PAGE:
“Women in Art,” an exhibit of work by five generations of artists from the same family, will open at Cutchogue New Suffolk Free Library with a reception Friday, Oct. 1, at 6 p.m. 

The show features work by 12 different artists spanning five generations and encompasses a range of artistic mediums, including painting, hand embroidery, photography, film and music.

The family of artists are all descended from Jane Sector (1901-74), a multitalented painter, seamstress and mosaic artist. They include Ms. Sector’s daughter, Martha Jane Paul; granddaughters Jennifer Forstell, Mary Jane Paul and Ann Paul; great-granddaughters Kathryn Hunt, Rachel Burger, Jessica Paul, Rebecca Jane Paul and Emily Paul; and great-great-granddaughters Sienna Jane Burger and Lucy Jane Marvin. 

The idea for the exhibition originated last October with Ann Paul, a

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The Heckscher Museum of Art in Huntington has acquired new art pieces to diversify the artists represented in the museum’s collection as it celebrates its belated centennial anniversary.

Despite the COVID-19 pandemic, between this year and last, museum officials acquired 36 works by 14 different American artists whose work spans multiple media.

Increasing the diversity of the artists represented in the museum’s collection was key, said John E. Coraor, interim director of the museum.

“It was not uncommon for a collection that was put together at the turn of the 20th century to be largely including only white and male artists and that’s not representative of what’s going on right now, even then,” Coraor said. “We’re striving hard to correct that.”

Laylah Ali (American, b. 1968) Untitled, 2004 Gouache
  • 28 of these works are by 7 women artists, including this work by Laylah Ali

  • 4 are by Black artists

  • 5 are by an American artist of Cuban

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Spirit photography was an important development within bereavement rituals of the early 1860s.

Spirit photographs are portraits that visually reunite the bereaved with the wispy reappearance of their loved ones. Some people perceived these photographs as evidence in support of core “spiritualist” beliefs. Spiritualists held that the soul persists after death and the potential exists for continued bonds and communication between the dead and the living.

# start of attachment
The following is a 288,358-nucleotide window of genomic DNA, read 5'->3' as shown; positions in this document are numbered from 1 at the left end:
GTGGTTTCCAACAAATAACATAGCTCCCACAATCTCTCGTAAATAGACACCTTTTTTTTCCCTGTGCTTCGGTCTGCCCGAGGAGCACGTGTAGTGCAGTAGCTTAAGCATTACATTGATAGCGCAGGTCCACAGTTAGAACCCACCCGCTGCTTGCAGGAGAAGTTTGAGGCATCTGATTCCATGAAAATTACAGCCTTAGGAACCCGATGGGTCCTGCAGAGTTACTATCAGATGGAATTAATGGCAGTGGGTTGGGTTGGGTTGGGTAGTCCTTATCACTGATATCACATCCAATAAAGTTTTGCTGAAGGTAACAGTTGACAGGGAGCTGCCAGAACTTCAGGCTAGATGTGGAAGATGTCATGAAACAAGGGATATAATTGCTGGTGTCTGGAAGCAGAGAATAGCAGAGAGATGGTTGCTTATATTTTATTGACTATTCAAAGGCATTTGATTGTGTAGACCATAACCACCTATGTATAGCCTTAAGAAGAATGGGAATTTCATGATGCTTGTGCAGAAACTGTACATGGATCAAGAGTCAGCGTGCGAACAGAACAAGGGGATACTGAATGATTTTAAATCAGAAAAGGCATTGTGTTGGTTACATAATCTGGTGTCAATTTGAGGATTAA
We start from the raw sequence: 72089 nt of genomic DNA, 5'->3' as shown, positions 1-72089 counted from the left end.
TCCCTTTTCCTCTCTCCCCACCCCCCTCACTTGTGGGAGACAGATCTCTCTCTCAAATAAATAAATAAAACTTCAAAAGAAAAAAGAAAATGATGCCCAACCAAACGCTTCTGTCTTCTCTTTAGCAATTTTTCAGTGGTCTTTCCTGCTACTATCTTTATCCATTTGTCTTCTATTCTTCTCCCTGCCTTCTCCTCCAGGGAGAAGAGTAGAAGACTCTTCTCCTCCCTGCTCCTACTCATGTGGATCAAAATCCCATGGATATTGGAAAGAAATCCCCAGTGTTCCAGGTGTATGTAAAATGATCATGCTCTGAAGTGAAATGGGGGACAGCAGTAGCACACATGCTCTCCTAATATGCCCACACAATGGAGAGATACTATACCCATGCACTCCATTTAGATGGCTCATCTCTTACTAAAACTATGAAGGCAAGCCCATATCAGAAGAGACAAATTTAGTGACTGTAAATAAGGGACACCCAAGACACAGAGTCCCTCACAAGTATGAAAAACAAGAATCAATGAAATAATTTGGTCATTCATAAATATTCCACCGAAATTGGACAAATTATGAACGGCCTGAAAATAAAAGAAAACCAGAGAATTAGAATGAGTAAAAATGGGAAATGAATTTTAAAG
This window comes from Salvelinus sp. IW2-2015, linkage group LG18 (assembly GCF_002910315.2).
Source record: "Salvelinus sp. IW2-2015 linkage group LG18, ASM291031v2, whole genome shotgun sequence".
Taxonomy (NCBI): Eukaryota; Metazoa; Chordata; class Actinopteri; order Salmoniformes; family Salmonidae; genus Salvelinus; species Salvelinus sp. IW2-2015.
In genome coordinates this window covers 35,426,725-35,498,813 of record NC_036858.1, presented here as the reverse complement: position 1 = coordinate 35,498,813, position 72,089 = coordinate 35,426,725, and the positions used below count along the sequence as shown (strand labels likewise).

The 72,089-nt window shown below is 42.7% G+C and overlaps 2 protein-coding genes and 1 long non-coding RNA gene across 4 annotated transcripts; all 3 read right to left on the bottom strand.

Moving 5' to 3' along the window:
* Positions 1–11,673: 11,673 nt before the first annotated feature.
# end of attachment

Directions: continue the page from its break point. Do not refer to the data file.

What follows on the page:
Mediums, largely women, worked alongside spirit photographers to enable the “spiritual” reappearance of the deceased. My research shows women to have been integral participants in this development: I name a woman as the likely inventor of spirit photography.

Appealed to women

The emergence of spirit photography in Boston was an exciting and highly publicized moment that continues to captivate people today.

Contemporary viewers sometimes see spirit photographs as amusing historical artifacts. Some Victorian viewers were also accustomed to

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Isaac West, “Untitled”, from IN LOVE, 2021. © Isaac West. Brad Ogbonna, “Paul & Peter”, 2021. © Brad Ogbonna.

There’s a moment in everyone’s Instagram journey when they ask themselves,Wait… am I a photographer?” Not exactly. But iPhone camera rolls have made us witnesses to pivotal moments that, when democratised, have altered the course of cultural discourse, tangible policy and social justice as a whole. This was the impetus for the International Center of Photography’s latest show, curated by Isolde Brielmaier. “Our awareness of the fight for Black Lives, racial justice, the election at large — all of that really is mediated through images generated by a very public tool: the iPhone,” Isolde says. “I wanted to see what would happen if we took what I would argue is one of the most extroverted mediums and flipped the lens on itself.” What resulted

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